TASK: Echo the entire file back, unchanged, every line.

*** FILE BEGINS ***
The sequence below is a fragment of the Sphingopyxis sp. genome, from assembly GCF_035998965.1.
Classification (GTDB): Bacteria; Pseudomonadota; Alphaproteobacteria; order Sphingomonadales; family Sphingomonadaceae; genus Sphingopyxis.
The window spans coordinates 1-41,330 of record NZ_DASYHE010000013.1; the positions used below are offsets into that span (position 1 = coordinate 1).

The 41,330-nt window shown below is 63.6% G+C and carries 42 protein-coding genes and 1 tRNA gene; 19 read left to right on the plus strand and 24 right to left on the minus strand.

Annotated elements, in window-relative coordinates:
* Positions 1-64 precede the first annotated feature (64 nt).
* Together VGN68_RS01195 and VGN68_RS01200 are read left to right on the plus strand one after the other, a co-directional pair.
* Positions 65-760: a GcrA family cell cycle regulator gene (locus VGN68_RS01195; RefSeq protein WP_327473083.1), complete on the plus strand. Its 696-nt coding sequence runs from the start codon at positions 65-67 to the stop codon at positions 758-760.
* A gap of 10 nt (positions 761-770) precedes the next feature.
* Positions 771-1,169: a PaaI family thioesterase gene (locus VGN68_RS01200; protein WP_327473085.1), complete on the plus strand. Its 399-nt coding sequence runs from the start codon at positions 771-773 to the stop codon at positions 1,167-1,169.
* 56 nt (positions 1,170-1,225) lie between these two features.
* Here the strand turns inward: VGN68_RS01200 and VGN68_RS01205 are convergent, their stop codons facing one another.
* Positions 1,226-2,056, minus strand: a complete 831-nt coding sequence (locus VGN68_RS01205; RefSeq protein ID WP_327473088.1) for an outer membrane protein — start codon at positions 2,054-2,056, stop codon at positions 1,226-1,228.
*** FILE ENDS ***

The sequence below is a fragment of the Sphingopyxis sp. genome, from assembly GCF_035998965.1.
Classification (GTDB): Bacteria; Pseudomonadota; Alphaproteobacteria; order Sphingomonadales; family Sphingomonadaceae; genus Sphingopyxis.
The window spans coordinates 1-41,330 of record NZ_DASYHE010000013.1; the positions used below are offsets into that span (position 1 = coordinate 1).

The 41,330-nt window shown below is 63.6% G+C and carries 42 protein-coding genes and 1 tRNA gene; 19 read left to right on the plus strand and 24 right to left on the minus strand.

Annotated elements, in window-relative coordinates:
* Positions 1-64 precede the first annotated feature (64 nt).
* Together VGN68_RS01195 and VGN68_RS01200 are read left to right on the plus strand one after the other, a co-directional pair.
* Positions 65-760: a GcrA family cell cycle regulator gene (locus VGN68_RS01195; RefSeq protein WP_327473083.1), complete on the plus strand. Its 696-nt coding sequence runs from the start codon at positions 65-67 to the stop codon at positions 758-760.
* A gap of 10 nt (positions 761-770) precedes the next feature.
* Positions 771-1,169: a PaaI family thioesterase gene (locus VGN68_RS01200; protein WP_327473085.1), complete on the plus strand. Its 399-nt coding sequence runs from the start codon at positions 771-773 to the stop codon at positions 1,167-1,169.
* 56 nt (positions 1,170-1,225) lie between these two features.
* Here the strand turns inward: VGN68_RS01200 and VGN68_RS01205 are convergent, their stop codons facing one another.
* Positions 1,226-2,056, minus strand: a complete 831-nt coding sequence (locus VGN68_RS01205; RefSeq protein ID WP_327473088.1) for an outer membrane protein — start codon at positions 2,054-2,056, stop codon at positions 1,226-1,228.